Our own Parker Lewis touched on this extensively in his Gradually, Then Suddenly series:
In summary, when trying to understand bitcoin as money, start with gold, the dollar, the Fed, quantitative easing and why bitcoin’s supply is fixed. Money is not simply a collective hallucination or a belief system; there is rhyme and reason. Bitcoin exists as a solution to the money problem that is global QE and if you believe the deterioration of local currencies in Turkey, Argentina or Venezuela could never happen to the U.S. dollar or to a developed economy, we are merely at a different point on the same curve.
In contrast to fiat currencies, no one can increase the supply and arbitrarily reduce bitcoin’s value. There are no centralized authorities that govern its monetary policy. Despite arguments to the contrary, bitcoin is similar to gold—but not exactly, because gold miners continue to inflate the supply of gold each year at a rate of 1-2%.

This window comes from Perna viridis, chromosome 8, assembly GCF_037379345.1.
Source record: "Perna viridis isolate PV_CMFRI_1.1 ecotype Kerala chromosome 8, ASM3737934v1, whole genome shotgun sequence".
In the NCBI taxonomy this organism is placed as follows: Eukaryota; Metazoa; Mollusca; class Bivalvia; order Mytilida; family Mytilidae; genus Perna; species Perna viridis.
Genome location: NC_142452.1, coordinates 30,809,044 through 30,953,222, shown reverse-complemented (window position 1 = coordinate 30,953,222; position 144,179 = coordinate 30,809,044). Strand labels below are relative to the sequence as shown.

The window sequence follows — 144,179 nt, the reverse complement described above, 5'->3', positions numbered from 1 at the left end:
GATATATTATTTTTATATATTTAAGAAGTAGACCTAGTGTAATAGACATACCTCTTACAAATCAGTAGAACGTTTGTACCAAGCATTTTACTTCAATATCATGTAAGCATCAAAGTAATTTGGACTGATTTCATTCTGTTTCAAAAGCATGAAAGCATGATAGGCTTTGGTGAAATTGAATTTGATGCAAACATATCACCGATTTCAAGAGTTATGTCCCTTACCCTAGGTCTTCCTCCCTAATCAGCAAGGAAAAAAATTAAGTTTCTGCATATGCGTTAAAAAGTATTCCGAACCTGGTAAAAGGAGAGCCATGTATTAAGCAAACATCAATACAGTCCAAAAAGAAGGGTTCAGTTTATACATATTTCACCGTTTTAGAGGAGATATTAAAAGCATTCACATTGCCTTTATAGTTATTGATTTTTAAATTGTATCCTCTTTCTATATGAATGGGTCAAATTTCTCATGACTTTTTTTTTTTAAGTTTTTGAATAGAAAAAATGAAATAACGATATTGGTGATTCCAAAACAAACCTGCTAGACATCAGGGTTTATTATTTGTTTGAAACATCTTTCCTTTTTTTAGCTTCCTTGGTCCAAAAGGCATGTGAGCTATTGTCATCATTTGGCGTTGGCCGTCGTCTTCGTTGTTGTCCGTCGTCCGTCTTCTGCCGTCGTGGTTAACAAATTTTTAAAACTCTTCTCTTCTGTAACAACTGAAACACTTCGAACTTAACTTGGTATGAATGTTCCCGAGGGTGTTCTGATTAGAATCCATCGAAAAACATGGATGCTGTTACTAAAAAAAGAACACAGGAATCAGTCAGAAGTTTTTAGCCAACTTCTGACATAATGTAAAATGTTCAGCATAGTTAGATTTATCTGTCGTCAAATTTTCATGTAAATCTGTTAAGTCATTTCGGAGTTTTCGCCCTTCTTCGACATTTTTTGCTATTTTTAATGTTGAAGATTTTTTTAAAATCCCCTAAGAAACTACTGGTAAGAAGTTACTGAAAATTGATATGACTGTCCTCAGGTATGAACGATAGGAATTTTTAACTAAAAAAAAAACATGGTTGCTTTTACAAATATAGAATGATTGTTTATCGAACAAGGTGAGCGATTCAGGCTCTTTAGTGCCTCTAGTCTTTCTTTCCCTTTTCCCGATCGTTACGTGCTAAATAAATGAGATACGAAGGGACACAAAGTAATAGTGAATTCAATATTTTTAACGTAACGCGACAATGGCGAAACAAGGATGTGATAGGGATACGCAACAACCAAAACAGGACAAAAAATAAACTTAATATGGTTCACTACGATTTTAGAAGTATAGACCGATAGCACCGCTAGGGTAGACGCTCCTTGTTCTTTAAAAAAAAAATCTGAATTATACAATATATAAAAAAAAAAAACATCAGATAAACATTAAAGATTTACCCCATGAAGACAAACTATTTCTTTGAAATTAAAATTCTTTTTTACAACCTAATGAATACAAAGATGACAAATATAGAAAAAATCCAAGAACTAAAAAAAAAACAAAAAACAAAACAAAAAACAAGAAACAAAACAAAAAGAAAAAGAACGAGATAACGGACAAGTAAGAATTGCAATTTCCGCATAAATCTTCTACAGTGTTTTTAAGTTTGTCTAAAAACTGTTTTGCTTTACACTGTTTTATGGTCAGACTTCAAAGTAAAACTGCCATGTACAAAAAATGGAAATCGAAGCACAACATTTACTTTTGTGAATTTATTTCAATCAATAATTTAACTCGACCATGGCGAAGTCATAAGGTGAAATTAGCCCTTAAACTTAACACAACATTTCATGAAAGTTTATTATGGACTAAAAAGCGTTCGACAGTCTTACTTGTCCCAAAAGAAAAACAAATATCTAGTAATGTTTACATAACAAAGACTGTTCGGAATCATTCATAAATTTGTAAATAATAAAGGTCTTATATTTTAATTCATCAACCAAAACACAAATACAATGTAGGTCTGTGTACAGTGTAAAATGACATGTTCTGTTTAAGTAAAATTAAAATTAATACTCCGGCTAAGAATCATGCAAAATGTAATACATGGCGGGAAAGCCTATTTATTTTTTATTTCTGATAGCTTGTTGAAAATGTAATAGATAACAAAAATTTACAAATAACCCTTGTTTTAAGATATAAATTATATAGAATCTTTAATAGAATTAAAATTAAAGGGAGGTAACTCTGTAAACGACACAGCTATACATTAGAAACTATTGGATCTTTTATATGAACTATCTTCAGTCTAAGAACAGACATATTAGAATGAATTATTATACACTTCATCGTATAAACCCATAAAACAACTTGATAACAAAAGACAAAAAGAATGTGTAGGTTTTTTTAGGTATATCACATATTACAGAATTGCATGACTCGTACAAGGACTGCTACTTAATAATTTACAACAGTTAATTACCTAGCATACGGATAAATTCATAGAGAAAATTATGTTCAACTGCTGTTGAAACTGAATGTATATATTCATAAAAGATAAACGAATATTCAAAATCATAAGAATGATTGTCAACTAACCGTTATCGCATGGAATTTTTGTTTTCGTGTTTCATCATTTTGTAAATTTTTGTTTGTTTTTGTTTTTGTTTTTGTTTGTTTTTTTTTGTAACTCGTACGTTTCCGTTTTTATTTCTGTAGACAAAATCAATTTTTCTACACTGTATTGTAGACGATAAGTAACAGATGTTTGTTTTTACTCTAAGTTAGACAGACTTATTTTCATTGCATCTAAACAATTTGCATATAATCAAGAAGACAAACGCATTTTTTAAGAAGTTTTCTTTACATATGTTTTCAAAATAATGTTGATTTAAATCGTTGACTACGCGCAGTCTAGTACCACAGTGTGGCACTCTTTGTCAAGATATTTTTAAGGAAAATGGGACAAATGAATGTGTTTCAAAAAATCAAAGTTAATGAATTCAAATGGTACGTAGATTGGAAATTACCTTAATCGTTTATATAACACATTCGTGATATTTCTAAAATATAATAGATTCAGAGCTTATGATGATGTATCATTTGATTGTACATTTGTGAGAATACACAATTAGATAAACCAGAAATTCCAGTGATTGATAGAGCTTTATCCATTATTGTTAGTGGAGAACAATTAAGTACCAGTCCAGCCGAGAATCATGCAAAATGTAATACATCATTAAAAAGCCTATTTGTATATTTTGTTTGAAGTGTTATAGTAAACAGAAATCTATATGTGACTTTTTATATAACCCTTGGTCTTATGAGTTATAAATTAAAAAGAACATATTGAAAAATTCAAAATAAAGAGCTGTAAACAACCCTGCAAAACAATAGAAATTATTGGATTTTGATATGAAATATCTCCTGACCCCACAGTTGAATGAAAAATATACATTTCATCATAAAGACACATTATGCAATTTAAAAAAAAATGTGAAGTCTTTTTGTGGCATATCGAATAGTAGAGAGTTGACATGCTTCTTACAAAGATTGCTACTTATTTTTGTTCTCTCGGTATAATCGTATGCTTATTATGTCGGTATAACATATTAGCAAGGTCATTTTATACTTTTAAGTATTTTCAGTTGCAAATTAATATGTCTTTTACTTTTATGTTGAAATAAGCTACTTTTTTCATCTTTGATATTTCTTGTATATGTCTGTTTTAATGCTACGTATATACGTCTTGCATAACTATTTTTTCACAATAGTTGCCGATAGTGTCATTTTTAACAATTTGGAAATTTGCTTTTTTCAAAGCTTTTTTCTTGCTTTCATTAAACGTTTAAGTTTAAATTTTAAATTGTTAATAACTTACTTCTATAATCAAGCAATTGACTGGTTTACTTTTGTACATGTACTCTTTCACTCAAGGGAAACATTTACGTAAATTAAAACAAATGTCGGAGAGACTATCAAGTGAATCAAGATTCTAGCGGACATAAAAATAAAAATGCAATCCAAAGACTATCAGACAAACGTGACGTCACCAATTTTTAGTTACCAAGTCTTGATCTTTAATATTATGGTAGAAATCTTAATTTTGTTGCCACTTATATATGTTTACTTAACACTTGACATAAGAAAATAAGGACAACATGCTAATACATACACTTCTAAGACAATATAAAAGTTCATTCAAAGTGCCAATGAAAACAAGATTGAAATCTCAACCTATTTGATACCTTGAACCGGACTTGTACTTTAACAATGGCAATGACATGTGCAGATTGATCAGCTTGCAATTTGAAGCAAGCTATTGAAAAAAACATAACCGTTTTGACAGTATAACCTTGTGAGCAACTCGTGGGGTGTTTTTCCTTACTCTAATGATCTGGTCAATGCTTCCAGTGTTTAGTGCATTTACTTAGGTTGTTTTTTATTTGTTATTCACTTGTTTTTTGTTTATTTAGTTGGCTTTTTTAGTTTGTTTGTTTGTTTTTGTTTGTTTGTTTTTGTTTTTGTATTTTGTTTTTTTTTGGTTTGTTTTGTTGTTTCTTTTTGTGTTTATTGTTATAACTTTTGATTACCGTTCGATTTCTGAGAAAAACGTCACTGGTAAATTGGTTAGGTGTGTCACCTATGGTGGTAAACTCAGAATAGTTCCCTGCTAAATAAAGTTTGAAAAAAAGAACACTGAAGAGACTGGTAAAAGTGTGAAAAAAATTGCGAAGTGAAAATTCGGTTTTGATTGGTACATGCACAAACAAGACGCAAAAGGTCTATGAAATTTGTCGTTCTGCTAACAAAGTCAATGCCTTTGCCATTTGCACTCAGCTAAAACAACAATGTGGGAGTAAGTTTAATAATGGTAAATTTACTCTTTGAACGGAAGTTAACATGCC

As bitcoin is slowly introduced to the circulating supply (i.e., mined), its inflation rate decreases and will eventually cease. This fact makes bitcoin uniquely scarce among global monetary assets. Ultimately, this scarcity, along with bitcoin’s other monetary properties, should safeguard its purchasing power. As such, owning bitcoin during retirement offers you a hedge against inflation.
Bitcoin’s capacity to mitigate many of the challenges we discuss here rests on its ability to achieve asymmetric returns. Its supply is fixed (there will only ever be 21,000,000 bitcoin), and demand for the asset is growing steadily. As this limited supply collides with increased store-of-value adoption from individuals, institutions, and governments, bitcoin has the potential to dwarf the returns of nearly every competing asset class.
It’s worth noting that people generally improve their returns with bitcoin when they hold it for the long term. In the modern era, retirements lasting decades or more are increasingly common. Over such time periods, even a limited allocation to bitcoin offers ample opportunity to benefit from its upside potential. You just need time to hold through the short-term volatility, which contrary to popular belief, is not evidence of it being a poor store of value.